UTM is not a new idea, just a new name for an old idea. Vendors often position old concepts in a new, better light to new customers, and use them as a way to follow up with old customers that may have said no to something the first time. But, there are some very recent advances in technology that reduce latency and make UTM more real-time, and therefore more practical. Prices have also come down recently, so UTM is now more affordable.

3. Next Generation Firewall (NGFW) 

(Note: Inside each UTM appliance is an NGFW, which can also be sold separately. We asked our experts to define a NGFW and to distinguish between it, a traditional firewall and a UTM.)

Jenson Crawford: A firewall generally keeps people out based on who they are and where they’re coming from. A NGFW builds on that by looking deeper to try and understand if someone is trying to do something they shouldn’t be doing.

Luca Sambucci: NGFWs use only some of the UTM’s protection systems, but enhance their scope and efficacy. Older firewalls are not as smart—they look at the packet, but they usually won’t be able to tell what it is (e.g. is it a video or Skype call?), so they’re not very good at spotting threats.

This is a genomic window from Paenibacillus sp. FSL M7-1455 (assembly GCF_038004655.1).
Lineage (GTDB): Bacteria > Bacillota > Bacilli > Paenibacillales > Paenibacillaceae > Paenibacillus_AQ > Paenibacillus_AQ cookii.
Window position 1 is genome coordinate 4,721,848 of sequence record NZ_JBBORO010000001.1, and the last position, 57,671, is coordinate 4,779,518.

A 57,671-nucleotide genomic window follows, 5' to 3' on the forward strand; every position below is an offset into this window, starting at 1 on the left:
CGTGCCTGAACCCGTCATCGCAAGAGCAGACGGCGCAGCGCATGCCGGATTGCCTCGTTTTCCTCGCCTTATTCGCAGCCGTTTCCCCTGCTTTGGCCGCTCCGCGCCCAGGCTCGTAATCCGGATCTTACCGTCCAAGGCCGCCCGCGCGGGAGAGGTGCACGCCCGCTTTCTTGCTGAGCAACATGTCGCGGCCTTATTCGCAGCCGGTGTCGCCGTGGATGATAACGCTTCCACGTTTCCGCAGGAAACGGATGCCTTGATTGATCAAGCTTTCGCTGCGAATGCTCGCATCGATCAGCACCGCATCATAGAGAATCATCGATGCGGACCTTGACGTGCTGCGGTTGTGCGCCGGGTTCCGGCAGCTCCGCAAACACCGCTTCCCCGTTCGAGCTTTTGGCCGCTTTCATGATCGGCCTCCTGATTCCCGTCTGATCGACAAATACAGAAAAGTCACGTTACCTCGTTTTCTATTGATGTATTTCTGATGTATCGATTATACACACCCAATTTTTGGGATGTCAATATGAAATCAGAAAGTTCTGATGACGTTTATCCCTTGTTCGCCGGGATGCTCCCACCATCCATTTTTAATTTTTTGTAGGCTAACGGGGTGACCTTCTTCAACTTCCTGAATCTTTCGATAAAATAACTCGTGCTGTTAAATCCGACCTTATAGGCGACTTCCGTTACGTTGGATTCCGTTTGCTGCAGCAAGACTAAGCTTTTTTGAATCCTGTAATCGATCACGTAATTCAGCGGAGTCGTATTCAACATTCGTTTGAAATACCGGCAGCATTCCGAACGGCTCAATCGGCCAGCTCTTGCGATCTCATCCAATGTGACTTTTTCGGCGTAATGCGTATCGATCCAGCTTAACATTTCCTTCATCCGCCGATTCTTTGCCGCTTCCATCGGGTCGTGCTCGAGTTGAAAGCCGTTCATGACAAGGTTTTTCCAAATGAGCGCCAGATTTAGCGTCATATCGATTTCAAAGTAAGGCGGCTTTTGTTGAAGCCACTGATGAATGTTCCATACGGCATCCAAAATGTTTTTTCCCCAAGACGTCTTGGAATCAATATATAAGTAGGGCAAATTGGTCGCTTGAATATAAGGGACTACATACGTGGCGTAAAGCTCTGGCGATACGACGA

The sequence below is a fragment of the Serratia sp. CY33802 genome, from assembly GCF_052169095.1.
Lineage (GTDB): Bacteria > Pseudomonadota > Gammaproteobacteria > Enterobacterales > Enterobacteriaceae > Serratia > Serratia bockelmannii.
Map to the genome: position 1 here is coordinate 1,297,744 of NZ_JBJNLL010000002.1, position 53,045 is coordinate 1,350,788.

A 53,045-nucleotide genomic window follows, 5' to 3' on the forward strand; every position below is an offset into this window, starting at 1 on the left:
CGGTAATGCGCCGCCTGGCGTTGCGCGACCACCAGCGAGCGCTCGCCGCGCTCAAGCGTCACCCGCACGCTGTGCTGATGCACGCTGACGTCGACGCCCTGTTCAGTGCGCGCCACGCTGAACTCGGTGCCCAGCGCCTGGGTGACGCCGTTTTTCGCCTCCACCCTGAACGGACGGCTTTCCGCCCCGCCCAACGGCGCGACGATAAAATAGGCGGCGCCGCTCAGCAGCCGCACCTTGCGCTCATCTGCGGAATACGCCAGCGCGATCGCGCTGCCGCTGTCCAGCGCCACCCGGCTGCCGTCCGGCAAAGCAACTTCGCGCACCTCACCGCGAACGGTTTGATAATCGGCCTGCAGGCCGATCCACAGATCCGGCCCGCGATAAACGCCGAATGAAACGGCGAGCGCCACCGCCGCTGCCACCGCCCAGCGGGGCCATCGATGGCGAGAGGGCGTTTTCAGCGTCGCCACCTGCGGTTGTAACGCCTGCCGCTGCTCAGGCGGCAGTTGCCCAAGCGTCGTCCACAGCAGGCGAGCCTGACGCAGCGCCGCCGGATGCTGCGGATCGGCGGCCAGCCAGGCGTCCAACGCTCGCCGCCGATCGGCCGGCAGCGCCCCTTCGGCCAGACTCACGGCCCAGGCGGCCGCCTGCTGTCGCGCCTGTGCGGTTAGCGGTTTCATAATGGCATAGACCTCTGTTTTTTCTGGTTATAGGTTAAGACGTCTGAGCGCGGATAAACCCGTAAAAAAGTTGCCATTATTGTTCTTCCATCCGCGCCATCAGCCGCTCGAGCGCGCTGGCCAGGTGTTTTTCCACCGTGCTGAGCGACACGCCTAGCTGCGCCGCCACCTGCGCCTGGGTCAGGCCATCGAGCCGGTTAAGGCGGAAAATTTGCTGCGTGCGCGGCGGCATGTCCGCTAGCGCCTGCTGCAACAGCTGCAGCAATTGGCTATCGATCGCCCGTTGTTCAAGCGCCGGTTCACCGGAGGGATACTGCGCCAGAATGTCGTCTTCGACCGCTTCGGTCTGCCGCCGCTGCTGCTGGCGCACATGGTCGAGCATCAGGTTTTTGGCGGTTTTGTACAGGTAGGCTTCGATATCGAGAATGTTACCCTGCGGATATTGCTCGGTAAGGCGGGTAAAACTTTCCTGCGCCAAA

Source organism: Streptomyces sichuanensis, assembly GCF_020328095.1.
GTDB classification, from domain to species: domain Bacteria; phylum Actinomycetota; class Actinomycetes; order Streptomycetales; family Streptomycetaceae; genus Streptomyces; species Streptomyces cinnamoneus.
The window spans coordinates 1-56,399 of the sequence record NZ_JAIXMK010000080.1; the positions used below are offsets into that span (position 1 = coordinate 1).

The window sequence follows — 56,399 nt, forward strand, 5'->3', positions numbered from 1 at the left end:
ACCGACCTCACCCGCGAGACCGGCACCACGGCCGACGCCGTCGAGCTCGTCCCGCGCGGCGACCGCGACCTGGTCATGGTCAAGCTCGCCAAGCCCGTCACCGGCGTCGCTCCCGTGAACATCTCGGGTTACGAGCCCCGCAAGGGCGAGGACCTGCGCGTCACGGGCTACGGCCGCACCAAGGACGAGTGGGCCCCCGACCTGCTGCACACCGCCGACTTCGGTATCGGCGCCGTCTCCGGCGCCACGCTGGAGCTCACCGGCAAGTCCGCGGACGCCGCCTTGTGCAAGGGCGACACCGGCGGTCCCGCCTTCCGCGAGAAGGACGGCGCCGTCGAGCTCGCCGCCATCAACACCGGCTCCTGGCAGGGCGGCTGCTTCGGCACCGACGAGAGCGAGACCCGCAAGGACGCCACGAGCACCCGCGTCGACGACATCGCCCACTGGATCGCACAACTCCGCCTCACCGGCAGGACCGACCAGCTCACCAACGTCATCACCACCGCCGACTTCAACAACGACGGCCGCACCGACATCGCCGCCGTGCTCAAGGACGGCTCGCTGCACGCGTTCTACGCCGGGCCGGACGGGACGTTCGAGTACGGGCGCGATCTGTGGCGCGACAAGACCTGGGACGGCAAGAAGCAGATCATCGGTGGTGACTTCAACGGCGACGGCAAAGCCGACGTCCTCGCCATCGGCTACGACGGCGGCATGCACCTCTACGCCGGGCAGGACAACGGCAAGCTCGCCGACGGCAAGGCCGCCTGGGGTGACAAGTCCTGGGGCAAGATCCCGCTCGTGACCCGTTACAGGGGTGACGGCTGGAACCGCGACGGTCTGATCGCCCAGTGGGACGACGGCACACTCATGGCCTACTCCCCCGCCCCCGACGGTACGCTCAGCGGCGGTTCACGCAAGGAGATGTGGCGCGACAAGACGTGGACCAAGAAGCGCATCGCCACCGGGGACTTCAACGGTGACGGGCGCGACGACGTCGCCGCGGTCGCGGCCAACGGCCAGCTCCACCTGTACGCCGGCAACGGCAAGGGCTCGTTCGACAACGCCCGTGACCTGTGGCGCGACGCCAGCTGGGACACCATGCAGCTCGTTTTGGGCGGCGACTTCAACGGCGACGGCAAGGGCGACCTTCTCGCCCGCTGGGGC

NGFWs are “application aware,” meaning they likely know what application your employees are using so they have a better idea of what to look for. This awareness also allows an NGFW to know how an application should behave. If it behaves differently, the NGFW will recognize this as a red flag.

If we picture a UTM as a Swiss Army knife, where the firewall is the magnifier that comes with a bunch of other tools, a NGFW is a super-precise magnifier incorporating a precision screwdriver. But you might also want a few of the other tools that come with a UTM, which is why some companies use them together.